VALUING ASSETS: Everyone knows what they paid for their house. And most people have a rough idea what their house is worth today. But no one knows for sure exactly what it's worth until they sell it, because a house is only worth what someone will pay for it at a given moment.

So it is with the assets of a lot of companies. A bank that makes a $5 million loan to a company gives that loan a value and records it as an asset on its balance sheet. But a year or two later, when the borrower runs into financial trouble and misses some payments, how should the loan be valued on the bank's books? At what point -- and how much -- should it be marked down to reflect the risk that it might not be repaid? Banks have a lot of leeway to determine the level of reserves to set aside for troubled loans like this; the less they set aside, the better their earnings look.

But valuing assets can get even more complicated. Imagine, for example, trying to estimate what your house will be worth 20 years from now. Impossible, of course. But companies are forced to do just that for assets such as long-term contracts to sell energy.

The rise and fall in the value of these contracts is included in corporate earnings, making it a very important calculation. Energy-trading companies such as Enron and Dynegy Inc. use complicated mathematical formulas to come up with the value of the energy contracts on their books.

Critics say it's little more than guesswork. Indeed, one of the biggest problems is that the accounting rules are vague on how to value these assets. "Accountants don't know how to come up with that fair value," says David Zion, an accounting analyst at Bear Stearns Cos. At Enron, such gains accounted for about half of its $1.41 billion of originally reported pretax profit in 2000.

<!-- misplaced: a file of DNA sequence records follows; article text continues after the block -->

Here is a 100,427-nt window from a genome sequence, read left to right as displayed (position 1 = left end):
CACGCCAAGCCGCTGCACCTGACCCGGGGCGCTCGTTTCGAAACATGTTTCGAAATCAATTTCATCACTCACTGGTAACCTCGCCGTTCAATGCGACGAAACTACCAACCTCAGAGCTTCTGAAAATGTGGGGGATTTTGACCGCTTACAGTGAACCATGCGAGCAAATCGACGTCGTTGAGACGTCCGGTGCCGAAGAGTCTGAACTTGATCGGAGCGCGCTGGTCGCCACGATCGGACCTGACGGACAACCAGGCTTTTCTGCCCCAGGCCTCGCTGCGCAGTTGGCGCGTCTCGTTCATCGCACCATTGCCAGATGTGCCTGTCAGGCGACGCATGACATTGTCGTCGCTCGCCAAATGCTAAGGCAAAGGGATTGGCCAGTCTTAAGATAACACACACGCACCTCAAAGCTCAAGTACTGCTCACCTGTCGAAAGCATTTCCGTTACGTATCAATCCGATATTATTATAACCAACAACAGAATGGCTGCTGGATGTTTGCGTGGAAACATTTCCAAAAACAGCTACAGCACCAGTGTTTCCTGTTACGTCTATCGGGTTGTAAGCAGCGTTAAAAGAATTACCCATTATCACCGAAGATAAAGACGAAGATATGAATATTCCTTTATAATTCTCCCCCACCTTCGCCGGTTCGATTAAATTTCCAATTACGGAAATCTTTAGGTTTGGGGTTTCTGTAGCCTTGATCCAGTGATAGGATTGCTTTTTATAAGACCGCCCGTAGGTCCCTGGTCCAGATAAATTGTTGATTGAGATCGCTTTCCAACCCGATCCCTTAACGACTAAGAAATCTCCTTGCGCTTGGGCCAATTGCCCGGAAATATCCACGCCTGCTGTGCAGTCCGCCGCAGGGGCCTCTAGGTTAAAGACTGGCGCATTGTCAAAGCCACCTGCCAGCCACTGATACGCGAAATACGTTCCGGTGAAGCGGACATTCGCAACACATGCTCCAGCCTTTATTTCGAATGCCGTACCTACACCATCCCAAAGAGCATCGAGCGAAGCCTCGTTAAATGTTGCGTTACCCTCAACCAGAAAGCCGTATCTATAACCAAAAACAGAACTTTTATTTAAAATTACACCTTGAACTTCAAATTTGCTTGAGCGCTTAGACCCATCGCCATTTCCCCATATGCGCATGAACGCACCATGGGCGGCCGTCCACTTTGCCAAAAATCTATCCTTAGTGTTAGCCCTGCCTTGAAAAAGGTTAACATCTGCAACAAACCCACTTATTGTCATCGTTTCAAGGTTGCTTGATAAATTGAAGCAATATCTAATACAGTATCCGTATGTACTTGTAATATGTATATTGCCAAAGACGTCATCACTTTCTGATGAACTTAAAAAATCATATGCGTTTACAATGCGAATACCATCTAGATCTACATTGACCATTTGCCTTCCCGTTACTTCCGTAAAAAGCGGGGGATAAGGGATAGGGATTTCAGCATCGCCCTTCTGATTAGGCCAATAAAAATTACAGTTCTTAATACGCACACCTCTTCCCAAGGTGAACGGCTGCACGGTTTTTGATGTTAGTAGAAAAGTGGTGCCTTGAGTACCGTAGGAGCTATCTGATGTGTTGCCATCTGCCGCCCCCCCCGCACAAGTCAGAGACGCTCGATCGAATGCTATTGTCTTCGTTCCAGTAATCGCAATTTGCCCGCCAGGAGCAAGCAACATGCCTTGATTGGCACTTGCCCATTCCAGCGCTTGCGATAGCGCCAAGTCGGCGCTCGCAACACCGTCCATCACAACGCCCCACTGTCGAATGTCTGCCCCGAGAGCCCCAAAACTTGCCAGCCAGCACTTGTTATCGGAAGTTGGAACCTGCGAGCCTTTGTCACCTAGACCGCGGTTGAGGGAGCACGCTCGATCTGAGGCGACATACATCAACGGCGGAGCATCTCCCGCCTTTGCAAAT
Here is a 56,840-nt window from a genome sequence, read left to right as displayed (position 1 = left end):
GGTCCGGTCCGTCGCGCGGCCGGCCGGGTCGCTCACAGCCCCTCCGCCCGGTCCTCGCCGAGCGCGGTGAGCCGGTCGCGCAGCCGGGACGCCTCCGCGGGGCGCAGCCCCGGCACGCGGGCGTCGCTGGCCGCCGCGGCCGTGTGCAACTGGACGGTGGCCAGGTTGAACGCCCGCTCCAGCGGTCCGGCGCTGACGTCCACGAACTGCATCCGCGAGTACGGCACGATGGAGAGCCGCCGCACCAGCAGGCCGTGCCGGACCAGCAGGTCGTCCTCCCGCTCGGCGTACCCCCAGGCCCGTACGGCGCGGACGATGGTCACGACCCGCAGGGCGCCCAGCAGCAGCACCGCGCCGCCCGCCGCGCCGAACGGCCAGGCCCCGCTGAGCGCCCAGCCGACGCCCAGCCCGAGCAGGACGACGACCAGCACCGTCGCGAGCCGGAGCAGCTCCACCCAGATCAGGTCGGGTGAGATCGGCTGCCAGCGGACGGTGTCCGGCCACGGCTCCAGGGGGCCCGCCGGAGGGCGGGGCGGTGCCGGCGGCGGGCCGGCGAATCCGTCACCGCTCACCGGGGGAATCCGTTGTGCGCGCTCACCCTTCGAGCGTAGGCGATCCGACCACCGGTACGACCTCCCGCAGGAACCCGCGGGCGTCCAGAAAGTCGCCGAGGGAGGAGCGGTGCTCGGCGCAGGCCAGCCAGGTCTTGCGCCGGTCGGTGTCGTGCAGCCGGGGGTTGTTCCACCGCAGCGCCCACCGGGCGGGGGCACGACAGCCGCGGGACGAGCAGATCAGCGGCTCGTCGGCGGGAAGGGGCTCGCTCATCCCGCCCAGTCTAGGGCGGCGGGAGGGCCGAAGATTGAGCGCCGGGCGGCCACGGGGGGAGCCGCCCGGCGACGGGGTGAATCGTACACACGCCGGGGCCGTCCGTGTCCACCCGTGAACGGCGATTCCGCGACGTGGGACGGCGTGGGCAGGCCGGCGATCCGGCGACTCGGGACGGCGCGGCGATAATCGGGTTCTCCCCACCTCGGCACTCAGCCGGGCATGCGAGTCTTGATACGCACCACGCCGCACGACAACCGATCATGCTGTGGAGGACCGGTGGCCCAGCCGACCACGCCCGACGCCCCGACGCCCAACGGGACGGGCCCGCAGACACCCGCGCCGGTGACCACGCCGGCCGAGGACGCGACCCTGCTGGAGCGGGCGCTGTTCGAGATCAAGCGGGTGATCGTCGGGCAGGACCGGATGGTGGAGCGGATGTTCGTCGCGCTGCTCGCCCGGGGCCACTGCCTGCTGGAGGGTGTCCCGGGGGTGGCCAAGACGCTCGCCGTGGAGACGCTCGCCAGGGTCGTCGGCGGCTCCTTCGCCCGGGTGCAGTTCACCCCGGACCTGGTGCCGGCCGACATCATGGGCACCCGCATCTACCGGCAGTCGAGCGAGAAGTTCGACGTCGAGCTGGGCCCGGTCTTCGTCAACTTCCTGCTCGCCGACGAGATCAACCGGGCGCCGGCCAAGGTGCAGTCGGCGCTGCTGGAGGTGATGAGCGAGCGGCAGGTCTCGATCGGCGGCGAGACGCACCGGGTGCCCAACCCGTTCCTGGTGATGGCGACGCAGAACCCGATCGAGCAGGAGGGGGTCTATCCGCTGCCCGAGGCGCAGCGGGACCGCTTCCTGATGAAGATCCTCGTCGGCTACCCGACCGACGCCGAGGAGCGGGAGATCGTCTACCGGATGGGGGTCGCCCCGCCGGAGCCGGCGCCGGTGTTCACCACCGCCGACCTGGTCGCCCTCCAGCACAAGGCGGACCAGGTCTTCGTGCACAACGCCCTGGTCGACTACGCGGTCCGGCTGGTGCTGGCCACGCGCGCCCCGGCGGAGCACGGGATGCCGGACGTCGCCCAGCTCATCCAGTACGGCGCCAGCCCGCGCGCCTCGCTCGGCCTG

OFF THE BOOKS: Individuals don't have balance sheets in the legal sense, but they can have the equivalent of off-balance-sheet liabilities, as Enron did to the tune of billions of dollars. Say your brother wants to buy a house, but because of his lousy credit history, he can't get a mortgage unless a more upstanding citizen co-signs for the loan. If you agree, you have just added an off-balance-sheet liability.

There's nothing wrong with that -- unless you borrow money for a new car and neglect to tell your lender about the arrangement, which could hurt your ability to repay the new-car loan.

The key issue is whether the liabilities can come back to hurt a borrower financially. If they can, they must be disclosed as contingent liabilities, because it is vital information for investors.

In come cases, regulators have found that companies still have some financial responsibility for obligations moved off their books. PNC Financial Services Group Inc., which had put some bad loans into three off-balance-sheet companies, thought it had walled off its liability. But last month, regulators forced the bank to bring the loans back onto its books, a move that reduced its 2001 earnings by 28%.

Another area of off-balance-sheet financing is the so-called synthetic lease. Here, a company leases a property but takes on some ownership risk. For example, if the property falls in value, the company may owe some amount to the landlord. Companies like synthetic leases because the liability doesn't go on the balance sheet as it would if the company borrowed money to buy the building; moreover, the lease payments get favorable tax treatment. But the move is riskier than a straightforward lease. "You're effectively committed to this thing in an amount that goes beyond your lease payments," says Prof. Mulford, the accounting professor who is the co-author of a new book, "The Financial Numbers Game: Detecting Creative Accounting Practices."

Some companies disclose the existence of synthetic leases. Others don't, and the only way investors can tell they exist is by looking for mention of a "restricted cash balance," meaning some of the company's cash is set aside for the potential liability.